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Greg
27-Oct-2016, 15:19
Update on my darkroom sink: Topic was part of a thread I started earlier this year. Sink and base were constructed from 3/4" exterior plywood. Inside of sink was painted with 6 coats of Rust-oleum Restore 4X Deck Coat paint over Rust-oleum's proprietary primer. Paint is so thick that no need to caulk corners. After months and months of constant use I can 100% recommend this paint. Sink still looks like it did after I applied the last coat of Rust-oleum Restore 4X Deck Coat paint. The buildup of the 6 coats of the paint produced a very mildly flexible surface... several times my glass graduated cylinders have accidentally tipped over but never have they broke. I like to create Chemigrams using a vast array of sometimes caustic chemicals.... none of them has stained the gray paint to my surprise. Silver Nitrite (Salt prints) has stained my hands several times but has had no effect on the paint.

LabRat
27-Oct-2016, 18:39
Some of the modern low VOC outdoor paints can hold up well to standard processing chems... I have some finished 10 or so years ago, and still look great, just rinse well after use, and don't abrade the finish...

Steve K

Tebbiebear
27-Oct-2016, 19:38
I would love to see some pics of the sink! I am finishing up a new sink build and will be ready to paint very soon. I had been looking at the West Systems and S-W Tile Clad epoxies but its always nice to have options, especially cheaper ones. I am also curious about your coverage, how much does 1 gallon cover?

Drew Wiley
28-Oct-2016, 09:02
The West or Smith penetrating epoxy systems would definitely be superior to paint, but also distinctly unhealthier to apply. Alas, my next sink project involves a
slab of green granite, so there goes some more of my long-awaited darkroom time down the drain!

Patrick13
28-Oct-2016, 11:12
The West or Smith penetrating epoxy system

I wholeheartedly agree, this stuff can stand up to a brutal salt-water ocean environment.

BOB MURPHY
28-Oct-2016, 11:38
Use boat paint. Not bottom but top paint. This is what i used about 4 years ago and still like new.

Greg
28-Oct-2016, 11:54
I would love to see some pics of the sink! I am finishing up a new sink build and will be ready to paint very soon. I had been looking at the West Systems and S-W Tile Clad epoxies but its always nice to have options, especially cheaper ones. I am also curious about your coverage, how much does 1 gallon cover?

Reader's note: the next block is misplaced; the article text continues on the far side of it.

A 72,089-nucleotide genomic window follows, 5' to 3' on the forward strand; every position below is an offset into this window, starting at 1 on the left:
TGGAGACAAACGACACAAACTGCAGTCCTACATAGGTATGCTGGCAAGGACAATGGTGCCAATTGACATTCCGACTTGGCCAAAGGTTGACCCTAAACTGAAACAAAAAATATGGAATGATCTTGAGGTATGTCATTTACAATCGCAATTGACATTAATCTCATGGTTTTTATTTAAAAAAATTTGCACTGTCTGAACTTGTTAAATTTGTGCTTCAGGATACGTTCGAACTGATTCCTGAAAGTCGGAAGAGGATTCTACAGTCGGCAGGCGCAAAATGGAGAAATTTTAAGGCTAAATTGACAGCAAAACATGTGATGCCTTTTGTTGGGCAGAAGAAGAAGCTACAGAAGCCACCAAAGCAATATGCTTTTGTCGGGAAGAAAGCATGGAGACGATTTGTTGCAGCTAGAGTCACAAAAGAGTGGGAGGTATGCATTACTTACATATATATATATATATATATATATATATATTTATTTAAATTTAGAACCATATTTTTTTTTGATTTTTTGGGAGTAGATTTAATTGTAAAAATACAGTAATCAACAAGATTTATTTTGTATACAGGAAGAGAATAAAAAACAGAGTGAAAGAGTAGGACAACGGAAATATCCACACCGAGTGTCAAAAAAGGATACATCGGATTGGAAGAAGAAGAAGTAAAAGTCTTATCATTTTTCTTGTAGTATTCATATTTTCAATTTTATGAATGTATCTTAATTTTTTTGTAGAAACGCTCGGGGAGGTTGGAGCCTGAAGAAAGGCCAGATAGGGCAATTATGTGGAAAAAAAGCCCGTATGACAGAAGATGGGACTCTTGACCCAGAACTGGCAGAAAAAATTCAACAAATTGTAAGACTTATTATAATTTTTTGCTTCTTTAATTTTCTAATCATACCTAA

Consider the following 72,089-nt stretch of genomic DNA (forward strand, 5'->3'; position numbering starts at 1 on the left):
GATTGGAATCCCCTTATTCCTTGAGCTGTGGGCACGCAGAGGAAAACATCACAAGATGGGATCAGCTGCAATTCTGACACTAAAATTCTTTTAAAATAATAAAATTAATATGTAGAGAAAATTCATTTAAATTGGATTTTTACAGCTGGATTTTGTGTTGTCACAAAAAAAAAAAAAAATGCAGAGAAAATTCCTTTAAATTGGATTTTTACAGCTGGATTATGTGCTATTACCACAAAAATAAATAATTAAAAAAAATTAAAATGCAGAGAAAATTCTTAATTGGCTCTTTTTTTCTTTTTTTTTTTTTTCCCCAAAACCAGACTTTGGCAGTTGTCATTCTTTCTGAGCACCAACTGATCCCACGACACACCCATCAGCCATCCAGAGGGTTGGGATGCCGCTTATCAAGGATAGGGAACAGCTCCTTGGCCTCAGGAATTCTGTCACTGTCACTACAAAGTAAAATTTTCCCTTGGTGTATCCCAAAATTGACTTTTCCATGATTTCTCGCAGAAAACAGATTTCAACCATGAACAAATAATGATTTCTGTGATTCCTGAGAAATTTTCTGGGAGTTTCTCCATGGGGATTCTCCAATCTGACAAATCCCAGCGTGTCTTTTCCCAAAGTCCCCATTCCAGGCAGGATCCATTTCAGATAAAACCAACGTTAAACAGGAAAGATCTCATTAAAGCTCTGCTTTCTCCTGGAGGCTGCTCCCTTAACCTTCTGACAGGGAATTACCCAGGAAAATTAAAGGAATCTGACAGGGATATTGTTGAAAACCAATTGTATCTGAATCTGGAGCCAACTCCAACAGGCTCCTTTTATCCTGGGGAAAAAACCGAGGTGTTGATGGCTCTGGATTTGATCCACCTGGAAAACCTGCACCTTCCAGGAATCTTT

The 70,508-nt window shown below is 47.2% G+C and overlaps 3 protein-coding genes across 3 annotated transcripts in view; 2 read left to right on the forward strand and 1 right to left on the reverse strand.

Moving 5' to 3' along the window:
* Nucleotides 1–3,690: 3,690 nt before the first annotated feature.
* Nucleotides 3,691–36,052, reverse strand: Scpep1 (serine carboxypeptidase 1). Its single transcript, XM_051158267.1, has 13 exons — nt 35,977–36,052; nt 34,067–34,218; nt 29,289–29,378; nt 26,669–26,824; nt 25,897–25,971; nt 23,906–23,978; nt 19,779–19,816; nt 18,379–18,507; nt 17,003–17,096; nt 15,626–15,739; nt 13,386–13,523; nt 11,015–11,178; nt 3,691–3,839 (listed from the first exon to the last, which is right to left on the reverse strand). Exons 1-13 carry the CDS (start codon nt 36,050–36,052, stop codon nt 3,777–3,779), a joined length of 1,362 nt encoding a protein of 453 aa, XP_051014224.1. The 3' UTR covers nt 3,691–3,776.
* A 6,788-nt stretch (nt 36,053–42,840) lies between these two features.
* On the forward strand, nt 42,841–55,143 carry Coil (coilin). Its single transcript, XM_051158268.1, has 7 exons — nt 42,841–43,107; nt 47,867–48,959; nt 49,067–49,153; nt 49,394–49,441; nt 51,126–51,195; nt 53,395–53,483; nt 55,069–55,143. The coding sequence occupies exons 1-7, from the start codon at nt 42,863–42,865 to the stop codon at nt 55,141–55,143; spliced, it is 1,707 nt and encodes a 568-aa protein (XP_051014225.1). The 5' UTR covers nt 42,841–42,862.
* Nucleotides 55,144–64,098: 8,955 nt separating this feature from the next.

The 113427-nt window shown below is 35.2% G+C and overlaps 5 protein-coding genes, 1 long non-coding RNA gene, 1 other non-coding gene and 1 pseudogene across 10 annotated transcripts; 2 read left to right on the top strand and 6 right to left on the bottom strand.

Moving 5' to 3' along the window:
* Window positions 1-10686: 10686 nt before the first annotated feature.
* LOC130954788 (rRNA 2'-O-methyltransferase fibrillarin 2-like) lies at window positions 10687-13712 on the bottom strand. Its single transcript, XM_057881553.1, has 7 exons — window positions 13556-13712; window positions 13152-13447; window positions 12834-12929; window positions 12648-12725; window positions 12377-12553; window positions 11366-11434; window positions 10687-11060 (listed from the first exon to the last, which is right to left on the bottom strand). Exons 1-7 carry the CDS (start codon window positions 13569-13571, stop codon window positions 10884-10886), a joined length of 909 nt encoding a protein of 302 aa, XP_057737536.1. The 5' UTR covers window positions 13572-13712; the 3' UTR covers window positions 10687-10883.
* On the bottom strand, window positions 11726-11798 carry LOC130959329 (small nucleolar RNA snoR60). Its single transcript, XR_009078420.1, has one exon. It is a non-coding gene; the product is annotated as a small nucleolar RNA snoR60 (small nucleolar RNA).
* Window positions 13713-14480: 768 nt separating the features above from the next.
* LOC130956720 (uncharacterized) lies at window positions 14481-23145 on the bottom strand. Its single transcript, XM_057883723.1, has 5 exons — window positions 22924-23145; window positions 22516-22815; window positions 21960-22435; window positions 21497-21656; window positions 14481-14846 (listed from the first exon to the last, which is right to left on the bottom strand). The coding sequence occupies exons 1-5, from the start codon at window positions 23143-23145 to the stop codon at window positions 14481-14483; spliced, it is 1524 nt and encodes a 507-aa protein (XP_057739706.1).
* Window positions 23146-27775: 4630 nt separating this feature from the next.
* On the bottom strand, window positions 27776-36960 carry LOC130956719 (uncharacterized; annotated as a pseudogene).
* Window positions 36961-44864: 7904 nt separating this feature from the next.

Couldn't get back any farther so 2 images
Greg

vdonovan
28-Oct-2016, 11:56
Thanks for the tip! I'm planning to repaint my sink, now I know what I'll use.

Tebbiebear
28-Oct-2016, 15:10
Very nice greg! Thanks for the pics. I think I might get some of this and give it a go.

Willie
28-Oct-2016, 19:22
Instead of paint why not use the rubber shower pan liner? Comes in varying widths and in rolls you can have cut to length at a Home Depot of similar. Just lay it in the sink, screw in the drain and you have a complete water tight sink without all the painting. My Uncle has built a few (he did mine) and uses the stiff sheets of Owens Corning Foamular under the rubber membrane and it absorbs noise as well as providing a cushion in case something is dropped on it. Watched him make mine and it was done in a few hours and ready for use.

Greg
29-Sep-2017, 14:53
Follow up on my darkroom about one year later...

Deck paint on the plywood darkroom sink has been holding up amazingly well. Honestly, in my experience, it is equal to epoxy resin paint without all the ventilation necessities while it is drying. I have been using various alternative processes and some caustic liquids on it. Very little staining but a 5 minute new top coat of the deck paint took care of that.

Foam on front rim of sink. Bought 2 of the foam tubes that kids use to play with in a pool. Cut a slit down the tube and pressed it onto the front of my sink. (See attached image) So, So... much more comfortable too rest my forearms on rather than the edge of the 3/4" plywood.

Light that I turn on first from being in the dark is a ceiling mounted Kodak rectangular safe light with a low wattage bulbs in it and no glass filter. The hanging on/off cord has a pull tab at the bottom which I painted with fluorescent paint. Now so easy to find it in the dark.

LED light panel replaced an older fluorescent light box. Its always on LED when it is plugged very bright and most distracting in total darkness... Simple solution: piece of black Duct tape over it. Same solution for the couple od power strips I have in the darkroom.